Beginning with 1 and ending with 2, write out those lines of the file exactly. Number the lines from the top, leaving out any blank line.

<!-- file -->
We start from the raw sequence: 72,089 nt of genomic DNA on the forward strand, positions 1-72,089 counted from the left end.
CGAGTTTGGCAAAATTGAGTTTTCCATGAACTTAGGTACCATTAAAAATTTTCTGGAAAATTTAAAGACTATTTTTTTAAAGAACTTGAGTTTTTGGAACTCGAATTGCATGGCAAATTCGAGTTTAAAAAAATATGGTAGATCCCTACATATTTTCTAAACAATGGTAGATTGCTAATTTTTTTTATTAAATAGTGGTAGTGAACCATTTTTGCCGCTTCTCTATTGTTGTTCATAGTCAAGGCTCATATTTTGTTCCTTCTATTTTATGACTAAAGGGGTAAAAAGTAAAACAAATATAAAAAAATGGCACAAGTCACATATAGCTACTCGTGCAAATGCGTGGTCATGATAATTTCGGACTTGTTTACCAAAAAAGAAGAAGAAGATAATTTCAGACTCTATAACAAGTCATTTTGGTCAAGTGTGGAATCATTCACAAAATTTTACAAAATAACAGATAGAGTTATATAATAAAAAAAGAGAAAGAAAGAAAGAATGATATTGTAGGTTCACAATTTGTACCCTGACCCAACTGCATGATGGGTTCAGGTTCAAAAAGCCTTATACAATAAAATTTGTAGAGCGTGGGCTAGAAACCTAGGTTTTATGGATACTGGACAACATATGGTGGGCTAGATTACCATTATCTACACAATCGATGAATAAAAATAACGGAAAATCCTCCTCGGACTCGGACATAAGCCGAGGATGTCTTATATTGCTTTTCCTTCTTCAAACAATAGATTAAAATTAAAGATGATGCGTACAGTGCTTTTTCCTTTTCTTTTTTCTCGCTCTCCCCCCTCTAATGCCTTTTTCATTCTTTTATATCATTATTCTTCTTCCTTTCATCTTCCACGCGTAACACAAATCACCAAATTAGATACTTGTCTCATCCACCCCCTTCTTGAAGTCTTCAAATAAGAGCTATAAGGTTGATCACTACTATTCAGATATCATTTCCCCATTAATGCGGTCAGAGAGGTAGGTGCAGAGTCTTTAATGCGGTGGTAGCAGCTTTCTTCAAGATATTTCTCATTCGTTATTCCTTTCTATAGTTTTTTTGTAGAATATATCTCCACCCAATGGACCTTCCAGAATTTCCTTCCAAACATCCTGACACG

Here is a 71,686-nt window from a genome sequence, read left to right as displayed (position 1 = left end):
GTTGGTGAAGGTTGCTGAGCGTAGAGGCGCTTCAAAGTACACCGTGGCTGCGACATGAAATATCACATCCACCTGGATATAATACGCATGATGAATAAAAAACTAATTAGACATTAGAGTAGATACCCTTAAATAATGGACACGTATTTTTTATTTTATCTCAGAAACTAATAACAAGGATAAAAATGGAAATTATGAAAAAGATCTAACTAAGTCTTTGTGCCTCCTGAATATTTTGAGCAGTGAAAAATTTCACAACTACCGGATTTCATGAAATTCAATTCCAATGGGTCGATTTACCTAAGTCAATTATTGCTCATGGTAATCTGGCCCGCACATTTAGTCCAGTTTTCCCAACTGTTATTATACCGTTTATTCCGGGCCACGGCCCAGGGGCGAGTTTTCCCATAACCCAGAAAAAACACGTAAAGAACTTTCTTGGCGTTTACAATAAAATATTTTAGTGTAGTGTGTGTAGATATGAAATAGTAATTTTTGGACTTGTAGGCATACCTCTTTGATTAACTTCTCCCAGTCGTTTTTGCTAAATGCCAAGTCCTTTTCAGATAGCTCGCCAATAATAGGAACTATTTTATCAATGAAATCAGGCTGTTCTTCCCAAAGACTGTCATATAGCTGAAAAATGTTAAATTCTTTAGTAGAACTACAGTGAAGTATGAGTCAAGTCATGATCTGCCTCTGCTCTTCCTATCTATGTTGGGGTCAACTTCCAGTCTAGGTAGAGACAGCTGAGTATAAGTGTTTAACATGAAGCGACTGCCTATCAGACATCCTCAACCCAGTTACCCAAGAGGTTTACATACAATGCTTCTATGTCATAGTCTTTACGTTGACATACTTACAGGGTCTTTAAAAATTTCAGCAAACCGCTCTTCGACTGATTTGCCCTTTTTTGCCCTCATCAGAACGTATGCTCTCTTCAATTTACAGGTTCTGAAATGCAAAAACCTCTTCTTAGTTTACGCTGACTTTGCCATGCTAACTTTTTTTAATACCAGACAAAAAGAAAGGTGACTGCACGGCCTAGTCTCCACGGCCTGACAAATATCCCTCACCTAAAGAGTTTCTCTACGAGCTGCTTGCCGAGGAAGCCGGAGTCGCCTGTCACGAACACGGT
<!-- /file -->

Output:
We start from the raw sequence: 72,089 nt of genomic DNA on the forward strand, positions 1-72,089 counted from the left end.
CGAGTTTGGCAAAATTGAGTTTTCCATGAACTTAGGTACCATTAAAAATTTTCTGGAAAATTTAAAGACTATTTTTTTAAAGAACTTGAGTTTTTGGAACTCGAATTGCATGGCAAATTCGAGTTTAAAAAAATATGGTAGATCCCTACATATTTTCTAAACAATGGTAGATTGCTAATTTTTTTTATTAAATAGTGGTAGTGAACCATTTTTGCCGCTTCTCTATTGTTGTTCATAGTCAAGGCTCATATTTTGTTCCTTCTATTTTATGACTAAAGGGGTAAAAAGTAAAACAAATATAAAAAAATGGCACAAGTCACATATAGCTACTCGTGCAAATGCGTGGTCATGATAATTTCGGACTTGTTTACCAAAAAAGAAGAAGAAGATAATTTCAGACTCTATAACAAGTCATTTTGGTCAAGTGTGGAATCATTCACAAAATTTTACAAAATAACAGATAGAGTTATATAATAAAAAAAGAGAAAGAAAGAAAGAATGATATTGTAGGTTCACAATTTGTACCCTGACCCAACTGCATGATGGGTTCAGGTTCAAAAAGCCTTATACAATAAAATTTGTAGAGCGTGGGCTAGAAACCTAGGTTTTATGGATACTGGACAACATATGGTGGGCTAGATTACCATTATCTACACAATCGATGAATAAAAATAACGGAAAATCCTCCTCGGACTCGGACATAAGCCGAGGATGTCTTATATTGCTTTTCCTTCTTCAAACAATAGATTAAAATTAAAGATGATGCGTACAGTGCTTTTTCCTTTTCTTTTTTCTCGCTCTCCCCCCTCTAATGCCTTTTTCATTCTTTTATATCATTATTCTTCTTCCTTTCATCTTCCACGCGTAACACAAATCACCAAATTAGATACTTGTCTCATCCACCCCCTTCTTGAAGTCTTCAAATAAGAGCTATAAGGTTGATCACTACTATTCAGATATCATTTCCCCATTAATGCGGTCAGAGAGGTAGGTGCAGAGTCTTTAATGCGGTGGTAGCAGCTTTCTTCAAGATATTTCTCATTCGTTATTCCTTTCTATAGTTTTTTTGTAGAATATATCTCCACCCAATGGACCTTCCAGAATTTCCTTCCAAACATCCTGACACG